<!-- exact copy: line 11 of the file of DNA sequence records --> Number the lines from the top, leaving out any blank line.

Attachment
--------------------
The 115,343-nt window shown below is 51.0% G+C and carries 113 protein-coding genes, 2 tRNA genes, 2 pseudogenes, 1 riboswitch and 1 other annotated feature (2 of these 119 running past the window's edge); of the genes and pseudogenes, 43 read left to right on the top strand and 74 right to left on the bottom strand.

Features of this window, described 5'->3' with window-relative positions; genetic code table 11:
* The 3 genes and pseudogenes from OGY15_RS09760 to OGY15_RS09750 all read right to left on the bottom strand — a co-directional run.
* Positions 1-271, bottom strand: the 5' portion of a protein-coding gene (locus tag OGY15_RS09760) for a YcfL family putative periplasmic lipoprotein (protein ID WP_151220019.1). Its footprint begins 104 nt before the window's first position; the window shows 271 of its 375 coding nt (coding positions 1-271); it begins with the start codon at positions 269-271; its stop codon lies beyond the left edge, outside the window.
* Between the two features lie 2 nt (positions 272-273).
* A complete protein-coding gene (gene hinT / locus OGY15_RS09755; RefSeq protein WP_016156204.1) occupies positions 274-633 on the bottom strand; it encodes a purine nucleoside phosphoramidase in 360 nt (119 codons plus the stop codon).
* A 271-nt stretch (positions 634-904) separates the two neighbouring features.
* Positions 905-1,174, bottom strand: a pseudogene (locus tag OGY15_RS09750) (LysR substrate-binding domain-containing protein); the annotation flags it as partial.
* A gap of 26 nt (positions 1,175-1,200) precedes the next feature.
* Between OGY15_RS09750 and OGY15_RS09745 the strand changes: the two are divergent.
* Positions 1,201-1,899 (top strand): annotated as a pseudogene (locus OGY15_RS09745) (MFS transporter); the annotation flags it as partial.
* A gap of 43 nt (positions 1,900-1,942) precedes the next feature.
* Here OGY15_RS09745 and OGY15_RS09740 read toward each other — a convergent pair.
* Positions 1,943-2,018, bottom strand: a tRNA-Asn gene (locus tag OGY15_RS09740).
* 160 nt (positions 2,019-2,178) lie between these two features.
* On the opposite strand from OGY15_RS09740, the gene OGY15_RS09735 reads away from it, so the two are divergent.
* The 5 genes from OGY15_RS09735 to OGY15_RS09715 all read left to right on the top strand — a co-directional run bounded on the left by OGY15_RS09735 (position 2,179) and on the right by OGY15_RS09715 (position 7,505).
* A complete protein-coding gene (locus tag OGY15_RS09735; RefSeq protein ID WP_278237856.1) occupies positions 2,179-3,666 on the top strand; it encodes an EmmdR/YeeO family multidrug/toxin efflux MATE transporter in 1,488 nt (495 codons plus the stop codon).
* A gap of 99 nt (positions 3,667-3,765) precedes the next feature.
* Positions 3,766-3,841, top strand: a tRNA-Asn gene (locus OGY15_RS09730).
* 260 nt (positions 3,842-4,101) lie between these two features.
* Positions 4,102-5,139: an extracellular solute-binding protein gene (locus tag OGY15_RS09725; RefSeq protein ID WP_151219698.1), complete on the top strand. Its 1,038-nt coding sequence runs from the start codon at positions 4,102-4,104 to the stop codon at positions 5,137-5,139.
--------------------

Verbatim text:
* Positions 1,201-1,899 (top strand): annotated as a pseudogene (locus OGY15_RS09745) (MFS transporter); the annotation flags it as partial.